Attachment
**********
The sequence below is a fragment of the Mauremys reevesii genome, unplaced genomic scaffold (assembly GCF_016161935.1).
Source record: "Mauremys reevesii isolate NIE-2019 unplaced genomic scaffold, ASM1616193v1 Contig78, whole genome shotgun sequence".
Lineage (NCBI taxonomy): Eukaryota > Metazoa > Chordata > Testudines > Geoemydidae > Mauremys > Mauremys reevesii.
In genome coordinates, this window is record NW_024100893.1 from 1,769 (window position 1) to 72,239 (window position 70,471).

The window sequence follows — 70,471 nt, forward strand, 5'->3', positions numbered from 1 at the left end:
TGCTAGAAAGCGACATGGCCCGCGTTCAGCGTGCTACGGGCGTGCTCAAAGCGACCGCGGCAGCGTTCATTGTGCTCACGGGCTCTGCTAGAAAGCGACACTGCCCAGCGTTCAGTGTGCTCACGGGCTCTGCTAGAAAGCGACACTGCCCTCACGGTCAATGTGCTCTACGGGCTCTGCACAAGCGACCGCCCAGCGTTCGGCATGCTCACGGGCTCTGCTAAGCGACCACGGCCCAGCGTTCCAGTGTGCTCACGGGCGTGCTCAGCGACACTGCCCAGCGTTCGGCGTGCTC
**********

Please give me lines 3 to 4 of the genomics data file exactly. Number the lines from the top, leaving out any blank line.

Lineage (NCBI taxonomy): Eukaryota > Metazoa > Chordata > Testudines > Geoemydidae > Mauremys > Mauremys reevesii.
In genome coordinates, this window is record NW_024100893.1 from 1,769 (window position 1) to 72,239 (window position 70,471).